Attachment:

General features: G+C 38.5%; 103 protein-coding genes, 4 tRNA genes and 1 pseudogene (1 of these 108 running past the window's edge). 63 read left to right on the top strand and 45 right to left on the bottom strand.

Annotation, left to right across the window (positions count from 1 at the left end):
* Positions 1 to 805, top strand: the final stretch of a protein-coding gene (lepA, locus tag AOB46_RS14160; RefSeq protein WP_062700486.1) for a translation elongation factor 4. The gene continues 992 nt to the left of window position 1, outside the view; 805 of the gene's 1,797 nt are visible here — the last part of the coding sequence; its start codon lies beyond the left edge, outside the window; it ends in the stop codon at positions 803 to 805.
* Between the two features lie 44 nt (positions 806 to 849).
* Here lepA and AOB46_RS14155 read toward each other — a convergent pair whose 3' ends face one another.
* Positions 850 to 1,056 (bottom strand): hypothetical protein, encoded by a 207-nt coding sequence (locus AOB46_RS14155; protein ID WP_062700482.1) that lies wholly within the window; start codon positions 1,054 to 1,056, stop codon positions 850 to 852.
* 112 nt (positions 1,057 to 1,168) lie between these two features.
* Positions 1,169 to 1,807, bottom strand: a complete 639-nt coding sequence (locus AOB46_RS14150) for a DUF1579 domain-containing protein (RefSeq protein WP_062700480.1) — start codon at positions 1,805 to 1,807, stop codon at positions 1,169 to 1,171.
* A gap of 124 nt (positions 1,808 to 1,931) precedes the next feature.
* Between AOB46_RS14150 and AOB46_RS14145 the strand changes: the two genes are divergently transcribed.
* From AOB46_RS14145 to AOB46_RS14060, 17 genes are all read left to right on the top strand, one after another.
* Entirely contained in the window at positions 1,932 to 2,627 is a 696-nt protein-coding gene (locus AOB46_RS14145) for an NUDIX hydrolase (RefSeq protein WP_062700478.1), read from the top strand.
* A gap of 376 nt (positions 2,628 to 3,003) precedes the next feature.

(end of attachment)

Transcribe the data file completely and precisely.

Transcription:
General features: G+C 38.5%; 103 protein-coding genes, 4 tRNA genes and 1 pseudogene (1 of these 108 running past the window's edge). 63 read left to right on the top strand and 45 right to left on the bottom strand.

Annotation, left to right across the window (positions count from 1 at the left end):
* Positions 1 to 805, top strand: the final stretch of a protein-coding gene (lepA, locus tag AOB46_RS14160; RefSeq protein WP_062700486.1) for a translation elongation factor 4. The gene continues 992 nt to the left of window position 1, outside the view; 805 of the gene's 1,797 nt are visible here — the last part of the coding sequence; its start codon lies beyond the left edge, outside the window; it ends in the stop codon at positions 803 to 805.
* Between the two features lie 44 nt (positions 806 to 849).
* Here lepA and AOB46_RS14155 read toward each other — a convergent pair whose 3' ends face one another.
* Positions 850 to 1,056 (bottom strand): hypothetical protein, encoded by a 207-nt coding sequence (locus AOB46_RS14155; protein ID WP_062700482.1) that lies wholly within the window; start codon positions 1,054 to 1,056, stop codon positions 850 to 852.
* 112 nt (positions 1,057 to 1,168) lie between these two features.
* Positions 1,169 to 1,807, bottom strand: a complete 639-nt coding sequence (locus AOB46_RS14150) for a DUF1579 domain-containing protein (RefSeq protein WP_062700480.1) — start codon at positions 1,805 to 1,807, stop codon at positions 1,169 to 1,171.
* A gap of 124 nt (positions 1,808 to 1,931) precedes the next feature.
* Between AOB46_RS14150 and AOB46_RS14145 the strand changes: the two genes are divergently transcribed.
* From AOB46_RS14145 to AOB46_RS14060, 17 genes are all read left to right on the top strand, one after another.
* Entirely contained in the window at positions 1,932 to 2,627 is a 696-nt protein-coding gene (locus AOB46_RS14145) for an NUDIX hydrolase (RefSeq protein WP_062700478.1), read from the top strand.
* A gap of 376 nt (positions 2,628 to 3,003) precedes the next feature.